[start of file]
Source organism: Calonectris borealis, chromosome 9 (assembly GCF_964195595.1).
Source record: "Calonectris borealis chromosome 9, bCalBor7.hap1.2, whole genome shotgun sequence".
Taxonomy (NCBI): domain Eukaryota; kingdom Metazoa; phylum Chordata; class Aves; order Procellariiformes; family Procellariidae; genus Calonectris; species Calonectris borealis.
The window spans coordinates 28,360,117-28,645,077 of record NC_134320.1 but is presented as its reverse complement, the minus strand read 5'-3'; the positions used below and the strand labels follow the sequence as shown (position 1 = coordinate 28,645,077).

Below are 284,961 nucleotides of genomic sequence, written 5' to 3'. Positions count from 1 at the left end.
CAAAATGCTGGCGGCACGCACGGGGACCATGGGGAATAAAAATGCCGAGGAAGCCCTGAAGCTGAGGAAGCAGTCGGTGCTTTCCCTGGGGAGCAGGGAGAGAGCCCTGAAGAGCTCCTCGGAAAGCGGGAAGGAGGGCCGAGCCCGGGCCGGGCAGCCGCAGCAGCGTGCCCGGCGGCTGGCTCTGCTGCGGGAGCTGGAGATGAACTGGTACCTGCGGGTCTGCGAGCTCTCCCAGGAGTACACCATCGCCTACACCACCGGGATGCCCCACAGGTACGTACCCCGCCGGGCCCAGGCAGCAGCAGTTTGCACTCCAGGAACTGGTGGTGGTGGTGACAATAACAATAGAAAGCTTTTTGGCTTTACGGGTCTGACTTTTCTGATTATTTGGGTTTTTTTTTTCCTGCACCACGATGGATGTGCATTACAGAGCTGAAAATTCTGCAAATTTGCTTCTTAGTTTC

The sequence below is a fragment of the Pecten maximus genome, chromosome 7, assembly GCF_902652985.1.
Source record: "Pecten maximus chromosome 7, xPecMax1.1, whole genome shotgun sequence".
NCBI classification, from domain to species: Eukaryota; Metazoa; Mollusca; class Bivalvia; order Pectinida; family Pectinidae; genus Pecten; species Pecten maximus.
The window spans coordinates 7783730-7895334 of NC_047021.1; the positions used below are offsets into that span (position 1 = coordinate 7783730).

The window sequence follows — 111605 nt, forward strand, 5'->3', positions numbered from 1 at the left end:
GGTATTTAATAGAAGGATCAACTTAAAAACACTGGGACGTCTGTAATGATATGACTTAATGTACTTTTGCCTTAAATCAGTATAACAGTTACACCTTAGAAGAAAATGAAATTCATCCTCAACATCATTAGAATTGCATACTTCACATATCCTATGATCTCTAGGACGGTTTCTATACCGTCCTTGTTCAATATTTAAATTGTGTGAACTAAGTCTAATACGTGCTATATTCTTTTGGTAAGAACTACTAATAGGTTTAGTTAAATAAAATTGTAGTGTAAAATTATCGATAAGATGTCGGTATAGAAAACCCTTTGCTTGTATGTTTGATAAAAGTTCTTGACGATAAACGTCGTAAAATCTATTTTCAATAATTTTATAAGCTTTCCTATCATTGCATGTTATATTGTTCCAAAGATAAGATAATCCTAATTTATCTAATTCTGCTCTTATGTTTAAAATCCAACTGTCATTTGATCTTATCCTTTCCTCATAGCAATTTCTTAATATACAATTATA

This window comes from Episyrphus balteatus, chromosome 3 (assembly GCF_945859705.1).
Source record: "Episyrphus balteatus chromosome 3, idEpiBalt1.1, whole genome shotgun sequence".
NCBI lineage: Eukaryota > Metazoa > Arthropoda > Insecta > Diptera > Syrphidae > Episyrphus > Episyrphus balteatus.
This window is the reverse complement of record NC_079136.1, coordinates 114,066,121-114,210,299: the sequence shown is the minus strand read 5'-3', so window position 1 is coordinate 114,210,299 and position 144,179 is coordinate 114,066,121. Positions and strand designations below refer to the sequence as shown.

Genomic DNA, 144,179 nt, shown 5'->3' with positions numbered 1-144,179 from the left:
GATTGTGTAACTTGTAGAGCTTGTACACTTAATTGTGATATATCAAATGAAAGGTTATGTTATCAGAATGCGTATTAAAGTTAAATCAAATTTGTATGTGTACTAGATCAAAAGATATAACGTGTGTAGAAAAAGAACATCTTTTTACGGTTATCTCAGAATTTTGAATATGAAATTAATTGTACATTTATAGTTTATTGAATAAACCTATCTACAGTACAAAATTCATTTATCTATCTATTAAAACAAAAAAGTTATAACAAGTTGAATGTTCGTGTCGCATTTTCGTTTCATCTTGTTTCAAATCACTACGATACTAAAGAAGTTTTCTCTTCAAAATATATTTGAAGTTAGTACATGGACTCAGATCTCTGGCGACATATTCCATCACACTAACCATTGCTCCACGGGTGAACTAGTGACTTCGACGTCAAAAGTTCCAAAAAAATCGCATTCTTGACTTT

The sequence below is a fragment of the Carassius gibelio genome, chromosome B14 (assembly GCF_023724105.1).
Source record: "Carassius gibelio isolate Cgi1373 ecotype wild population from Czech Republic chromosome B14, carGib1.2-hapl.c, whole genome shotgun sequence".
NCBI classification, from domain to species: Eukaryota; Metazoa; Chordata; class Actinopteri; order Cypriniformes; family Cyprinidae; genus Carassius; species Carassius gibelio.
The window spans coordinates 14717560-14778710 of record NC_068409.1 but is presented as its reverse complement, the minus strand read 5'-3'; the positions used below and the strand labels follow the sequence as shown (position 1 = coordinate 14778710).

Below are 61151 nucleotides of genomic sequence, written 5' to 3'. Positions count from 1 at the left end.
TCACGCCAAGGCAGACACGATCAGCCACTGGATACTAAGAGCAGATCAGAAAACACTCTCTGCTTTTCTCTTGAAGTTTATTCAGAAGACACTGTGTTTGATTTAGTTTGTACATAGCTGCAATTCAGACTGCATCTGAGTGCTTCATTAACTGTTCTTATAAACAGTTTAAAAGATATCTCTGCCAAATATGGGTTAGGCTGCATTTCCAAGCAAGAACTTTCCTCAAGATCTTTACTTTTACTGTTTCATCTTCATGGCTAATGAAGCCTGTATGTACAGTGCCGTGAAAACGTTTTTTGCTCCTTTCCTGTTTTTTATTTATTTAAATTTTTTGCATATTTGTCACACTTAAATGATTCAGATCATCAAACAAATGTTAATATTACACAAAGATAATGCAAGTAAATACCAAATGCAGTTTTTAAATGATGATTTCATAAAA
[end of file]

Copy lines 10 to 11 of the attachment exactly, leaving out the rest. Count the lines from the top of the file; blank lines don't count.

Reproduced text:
The window spans coordinates 7783730-7895334 of NC_047021.1; the positions used below are offsets into that span (position 1 = coordinate 7783730).

The window sequence follows — 111605 nt, forward strand, 5'->3', positions numbered from 1 at the left end: